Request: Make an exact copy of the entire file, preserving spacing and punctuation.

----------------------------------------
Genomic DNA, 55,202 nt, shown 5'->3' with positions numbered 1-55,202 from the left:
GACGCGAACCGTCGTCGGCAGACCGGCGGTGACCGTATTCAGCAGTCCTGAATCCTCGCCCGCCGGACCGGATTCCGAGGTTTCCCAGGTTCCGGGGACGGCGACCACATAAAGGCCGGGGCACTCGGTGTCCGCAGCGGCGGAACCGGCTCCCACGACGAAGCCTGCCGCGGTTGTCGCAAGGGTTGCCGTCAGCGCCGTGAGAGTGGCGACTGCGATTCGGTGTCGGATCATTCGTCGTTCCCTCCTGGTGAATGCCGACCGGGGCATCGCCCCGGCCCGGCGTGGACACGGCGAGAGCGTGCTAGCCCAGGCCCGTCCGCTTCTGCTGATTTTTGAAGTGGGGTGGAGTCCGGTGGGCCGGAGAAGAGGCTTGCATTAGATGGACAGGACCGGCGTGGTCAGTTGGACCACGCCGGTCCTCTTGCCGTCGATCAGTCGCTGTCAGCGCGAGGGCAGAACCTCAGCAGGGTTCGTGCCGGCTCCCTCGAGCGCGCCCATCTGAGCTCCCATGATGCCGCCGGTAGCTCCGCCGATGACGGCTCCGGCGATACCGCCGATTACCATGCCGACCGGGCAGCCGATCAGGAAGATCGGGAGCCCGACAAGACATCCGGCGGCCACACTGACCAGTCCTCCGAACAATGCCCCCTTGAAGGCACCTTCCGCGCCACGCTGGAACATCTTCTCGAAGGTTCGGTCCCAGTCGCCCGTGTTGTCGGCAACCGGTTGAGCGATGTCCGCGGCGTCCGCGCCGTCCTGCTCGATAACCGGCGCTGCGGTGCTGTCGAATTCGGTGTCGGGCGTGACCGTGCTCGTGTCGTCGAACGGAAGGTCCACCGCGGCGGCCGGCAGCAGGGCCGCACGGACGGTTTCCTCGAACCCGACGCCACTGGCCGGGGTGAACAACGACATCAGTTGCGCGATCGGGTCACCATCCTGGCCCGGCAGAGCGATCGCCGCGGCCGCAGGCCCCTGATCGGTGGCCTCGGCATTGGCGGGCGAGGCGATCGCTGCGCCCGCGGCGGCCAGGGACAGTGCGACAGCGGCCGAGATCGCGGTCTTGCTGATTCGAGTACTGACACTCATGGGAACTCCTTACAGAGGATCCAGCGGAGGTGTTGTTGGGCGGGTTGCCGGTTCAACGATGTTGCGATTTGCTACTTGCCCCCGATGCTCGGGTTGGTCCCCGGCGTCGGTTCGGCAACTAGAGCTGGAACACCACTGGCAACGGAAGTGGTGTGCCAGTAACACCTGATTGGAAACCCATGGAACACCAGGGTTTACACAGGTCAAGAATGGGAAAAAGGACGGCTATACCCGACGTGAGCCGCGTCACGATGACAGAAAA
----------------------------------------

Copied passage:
Genomic DNA, 55,202 nt, shown 5'->3' with positions numbered 1-55,202 from the left:
GACGCGAACCGTCGTCGGCAGACCGGCGGTGACCGTATTCAGCAGTCCTGAATCCTCGCCCGCCGGACCGGATTCCGAGGTTTCCCAGGTTCCGGGGACGGCGACCACATAAAGGCCGGGGCACTCGGTGTCCGCAGCGGCGGAACCGGCTCCCACGACGAAGCCTGCCGCGGTTGTCGCAAGGGTTGCCGTCAGCGCCGTGAGAGTGGCGACTGCGATTCGGTGTCGGATCATTCGTCGTTCCCTCCTGGTGAATGCCGACCGGGGCATCGCCCCGGCCCGGCGTGGACACGGCGAGAGCGTGCTAGCCCAGGCCCGTCCGCTTCTGCTGATTTTTGAAGTGGGGTGGAGTCCGGTGGGCCGGAGAAGAGGCTTGCATTAGATGGACAGGACCGGCGTGGTCAGTTGGACCACGCCGGTCCTCTTGCCGTCGATCAGTCGCTGTCAGCGCGAGGGCAGAACCTCAGCAGGGTTCGTGCCGGCTCCCTCGAGCGCGCCCATCTGAGCTCCCATGATGCCGCCGGTAGCTCCGCCGATGACGGCTCCGGCGATACCGCCGATTACCATGCCGACCGGGCAGCCGATCAGGAAGATCGGGAGCCCGACAAGACATCCGGCGGCCACACTGACCAGTCCTCCGAACAATGCCCCCTTGAAGGCACCTTCCGCGCCACGCTGGAACATCTTCTCGAAGGTTCGGTCCCAGTCGCCCGTGTTGTCGGCAACCGGTTGAGCGATGTCCGCGGCGTCCGCGCCGTCCTGCTCGATAACCGGCGCTGCGGTGCTGTCGAATTCGGTGTCGGGCGTGACCGTGCTCGTGTCGTCGAACGGAAGGTCCACCGCGGCGGCCGGCAGCAGGGCCGCACGGACGGTTTCCTCGAACCCGACGCCACTGGCCGGGGTGAACAACGACATCAGTTGCGCGATCGGGTCACCATCCTGGCCCGGCAGAGCGATCGCCGCGGCCGCAGGCCCCTGATCGGTGGCCTCGGCATTGGCGGGCGAGGCGATCGCTGCGCCCGCGGCGGCCAGGGACAGTGCGACAGCGGCCGAGATCGCGGTCTTGCTGATTCGAGTACTGACACTCATGGGAACTCCTTACAGAGGATCCAGCGGAGGTGTTGTTGGGCGGGTTGCCGGTTCAACGATGTTGCGATTTGCTACTTGCCCCCGATGCTCGGGTTGGTCCCCGGCGTCGGTTCGGCAACTAGAGCTGGAACACCACTGGCAACGGAAGTGGTGTGCCAGTAACACCTGATTGGAAACCCATGGAACACCAGGGTTTACACAGGTCAAGAATGGGAAAAAGGACGGCTATACCCGACGTGAGCCGCGTCACGATGACAGAAAA